The head of U.S. Chamber of Commerce blasted the federal government Thursday for what she described as its polarization, overreach and inability to act strategically, as she also called for action in areas such as permitting reform, immigration and trade.
“Business demands better from our government, because, when it comes to Washington, the state of American business is fed up,” said the lobbying group’s president and CEO, Suzanne Clark, as she delivered an annual “State of American Business” speech.
“ ‘What so many of you tell us is that the state of your own business is strong, but the state of the economy is fragile, and confidence in our government to do the right thing is low.’”
— Suzanne Clark, U.S. Chamber of Commerce
She said there are too many instances in which the government isn’t working, citing a migrant crisis at the U.S.-Mexico border, problems with processing visas for much-needed engineers and nurses, delays in approvals for infrastructure
projects, and a tendency to turn energy
policy into a “false, binary choice between energy security and energy transition.”
The U.S. Chamber looked at annual disclosures by S&P 500
companies over the last decade and found mentions of risks posed by government agencies and policies rose by 30%, according to Clark.
“The only risk that businesses say is rising — is getting worse — is the risk that comes from our own government,” she said.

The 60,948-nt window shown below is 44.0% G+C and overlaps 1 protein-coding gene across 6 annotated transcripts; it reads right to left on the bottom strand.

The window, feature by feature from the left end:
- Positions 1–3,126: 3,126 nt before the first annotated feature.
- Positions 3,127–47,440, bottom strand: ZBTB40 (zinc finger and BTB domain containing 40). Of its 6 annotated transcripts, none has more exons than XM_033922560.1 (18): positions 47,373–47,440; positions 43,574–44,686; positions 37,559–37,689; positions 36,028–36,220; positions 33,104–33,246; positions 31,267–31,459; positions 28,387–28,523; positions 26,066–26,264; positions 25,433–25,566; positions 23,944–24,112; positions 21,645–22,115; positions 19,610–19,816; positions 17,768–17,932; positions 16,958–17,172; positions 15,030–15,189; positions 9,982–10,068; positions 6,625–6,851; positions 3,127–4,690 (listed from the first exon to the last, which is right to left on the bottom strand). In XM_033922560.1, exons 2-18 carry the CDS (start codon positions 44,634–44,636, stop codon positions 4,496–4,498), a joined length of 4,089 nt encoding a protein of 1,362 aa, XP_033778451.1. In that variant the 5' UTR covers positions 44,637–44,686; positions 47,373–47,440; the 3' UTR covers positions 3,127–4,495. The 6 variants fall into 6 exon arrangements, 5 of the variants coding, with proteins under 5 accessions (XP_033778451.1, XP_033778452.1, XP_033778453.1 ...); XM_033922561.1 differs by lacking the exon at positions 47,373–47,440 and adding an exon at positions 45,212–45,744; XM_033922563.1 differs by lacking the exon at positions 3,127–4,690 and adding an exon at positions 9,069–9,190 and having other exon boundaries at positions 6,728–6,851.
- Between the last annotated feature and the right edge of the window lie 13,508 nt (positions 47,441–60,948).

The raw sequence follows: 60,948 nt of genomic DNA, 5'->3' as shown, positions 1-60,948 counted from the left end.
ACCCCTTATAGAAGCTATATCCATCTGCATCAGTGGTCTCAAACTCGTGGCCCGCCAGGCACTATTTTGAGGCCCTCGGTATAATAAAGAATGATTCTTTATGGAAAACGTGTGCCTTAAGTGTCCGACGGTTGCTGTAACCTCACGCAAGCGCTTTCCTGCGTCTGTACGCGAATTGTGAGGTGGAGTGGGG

The U.S. Chamber boss also said she and her colleagues see companies’ lack of trust in Washington weighing on the economy. “What so many of you tell us is that the state of your own business is strong, but the state of the economy is fragile, and confidence in our government to do the right thing is low,” Clark said.
“In fact, we’ve heard this mixed sentiment so much that we gave it a name — secondhand pessimism. And the risk is that secondhand pessimism becomes firsthand. That fears about the economy, compounded by doubt in Washington, push businesses to act in a way that turns those concerns into reality.”
Clark called for Congress to pass meaningful permitting reform. There were two different proposals for energy permitting last year from West Virginia’s senators — Democrat Joe Manchin and Republican Shelley Moore Capito.
Following Clark’s speech, the U.S. Chamber’s chief policy officer, Neil Bradley, sounded upbeat about building on those two plans. “If you actually put those proposals side to side, there’s a lot more areas of agreement between those two, than there are areas of disagreement,” Bradley said during a news conference.
“I’m confident that with a little bit of time, without the deadline at the end of the year and the Congress expiring, that we can work those out.”
Regarding progress on immigration, Clark said during the news conference that she was optimistic in part due to a proposal from Sen. Kyrsten Sinema of Arizona, who recently switched her affiliation from Democratic to independent, and Sen. Thom Tillis, a North Carolina Republican, that paired more money for border security with protections for “Dreamers,” or undocumented immigrants brought to the U.S. as children.
“Our hope that we can actually get something done here comes from the fact that there was pretty good bipartisan talks at the end of last year,” she said.
Clark’s comments on trade on Thursday echoed her remarks during her “State of American Business” speech last year. She said the U.S. is falling behind other countries when it comes to trade deals, as it hasn’t entered an agreement with a new trade partner in a decade.
The U.S. Chamber has ranked as the biggest spender on Washington lobbying in the past two years, according to an OpenSecrets.org analysis of disclosures. It shelled out $59.6 million to influence policy makers in 2022’s first three quarters, ahead of the National Association of Realtors at $56.4 million and the Pharmaceutical Research and Manufacturers of America (PhRMA) at $22.4 million. Filings for last year’s fourth quarter are due next week.